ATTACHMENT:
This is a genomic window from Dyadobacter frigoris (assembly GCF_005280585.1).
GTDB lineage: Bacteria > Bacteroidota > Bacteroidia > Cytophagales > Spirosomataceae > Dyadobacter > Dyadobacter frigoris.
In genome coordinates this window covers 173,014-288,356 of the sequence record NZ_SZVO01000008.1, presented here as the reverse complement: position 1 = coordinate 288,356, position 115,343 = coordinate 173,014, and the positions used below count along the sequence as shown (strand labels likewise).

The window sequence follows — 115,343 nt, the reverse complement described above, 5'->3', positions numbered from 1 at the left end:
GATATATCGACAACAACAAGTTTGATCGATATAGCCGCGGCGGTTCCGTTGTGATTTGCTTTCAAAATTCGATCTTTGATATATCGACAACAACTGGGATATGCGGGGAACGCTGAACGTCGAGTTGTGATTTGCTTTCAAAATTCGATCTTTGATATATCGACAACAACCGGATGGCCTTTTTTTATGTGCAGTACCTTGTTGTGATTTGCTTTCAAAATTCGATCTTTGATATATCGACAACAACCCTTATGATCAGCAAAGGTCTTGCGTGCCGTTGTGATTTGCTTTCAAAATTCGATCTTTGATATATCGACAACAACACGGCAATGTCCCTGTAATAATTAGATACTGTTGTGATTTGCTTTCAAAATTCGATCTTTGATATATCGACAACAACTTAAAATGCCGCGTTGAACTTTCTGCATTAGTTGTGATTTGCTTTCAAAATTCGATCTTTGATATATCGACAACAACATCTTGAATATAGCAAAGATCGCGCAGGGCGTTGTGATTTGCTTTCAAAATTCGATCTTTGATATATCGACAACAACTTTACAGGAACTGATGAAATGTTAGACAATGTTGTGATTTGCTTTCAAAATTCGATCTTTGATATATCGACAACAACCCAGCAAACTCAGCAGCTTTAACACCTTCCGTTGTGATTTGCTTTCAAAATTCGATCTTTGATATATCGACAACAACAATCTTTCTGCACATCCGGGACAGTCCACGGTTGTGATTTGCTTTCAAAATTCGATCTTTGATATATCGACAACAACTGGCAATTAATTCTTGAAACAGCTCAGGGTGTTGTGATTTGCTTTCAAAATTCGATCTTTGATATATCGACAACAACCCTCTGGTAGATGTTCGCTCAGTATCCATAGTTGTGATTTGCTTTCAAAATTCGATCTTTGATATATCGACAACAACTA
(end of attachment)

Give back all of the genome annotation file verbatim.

This is a genomic window from Dyadobacter frigoris (assembly GCF_005280585.1).
GTDB lineage: Bacteria > Bacteroidota > Bacteroidia > Cytophagales > Spirosomataceae > Dyadobacter > Dyadobacter frigoris.
In genome coordinates this window covers 173,014-288,356 of the sequence record NZ_SZVO01000008.1, presented here as the reverse complement: position 1 = coordinate 288,356, position 115,343 = coordinate 173,014, and the positions used below count along the sequence as shown (strand labels likewise).

The window sequence follows — 115,343 nt, the reverse complement described above, 5'->3', positions numbered from 1 at the left end:
GATATATCGACAACAACAAGTTTGATCGATATAGCCGCGGCGGTTCCGTTGTGATTTGCTTTCAAAATTCGATCTTTGATATATCGACAACAACTGGGATATGCGGGGAACGCTGAACGTCGAGTTGTGATTTGCTTTCAAAATTCGATCTTTGATATATCGACAACAACCGGATGGCCTTTTTTTATGTGCAGTACCTTGTTGTGATTTGCTTTCAAAATTCGATCTTTGATATATCGACAACAACCCTTATGATCAGCAAAGGTCTTGCGTGCCGTTGTGATTTGCTTTCAAAATTCGATCTTTGATATATCGACAACAACACGGCAATGTCCCTGTAATAATTAGATACTGTTGTGATTTGCTTTCAAAATTCGATCTTTGATATATCGACAACAACTTAAAATGCCGCGTTGAACTTTCTGCATTAGTTGTGATTTGCTTTCAAAATTCGATCTTTGATATATCGACAACAACATCTTGAATATAGCAAAGATCGCGCAGGGCGTTGTGATTTGCTTTCAAAATTCGATCTTTGATATATCGACAACAACTTTACAGGAACTGATGAAATGTTAGACAATGTTGTGATTTGCTTTCAAAATTCGATCTTTGATATATCGACAACAACCCAGCAAACTCAGCAGCTTTAACACCTTCCGTTGTGATTTGCTTTCAAAATTCGATCTTTGATATATCGACAACAACAATCTTTCTGCACATCCGGGACAGTCCACGGTTGTGATTTGCTTTCAAAATTCGATCTTTGATATATCGACAACAACTGGCAATTAATTCTTGAAACAGCTCAGGGTGTTGTGATTTGCTTTCAAAATTCGATCTTTGATATATCGACAACAACCCTCTGGTAGATGTTCGCTCAGTATCCATAGTTGTGATTTGCTTTCAAAATTCGATCTTTGATATATCGACAACAACTA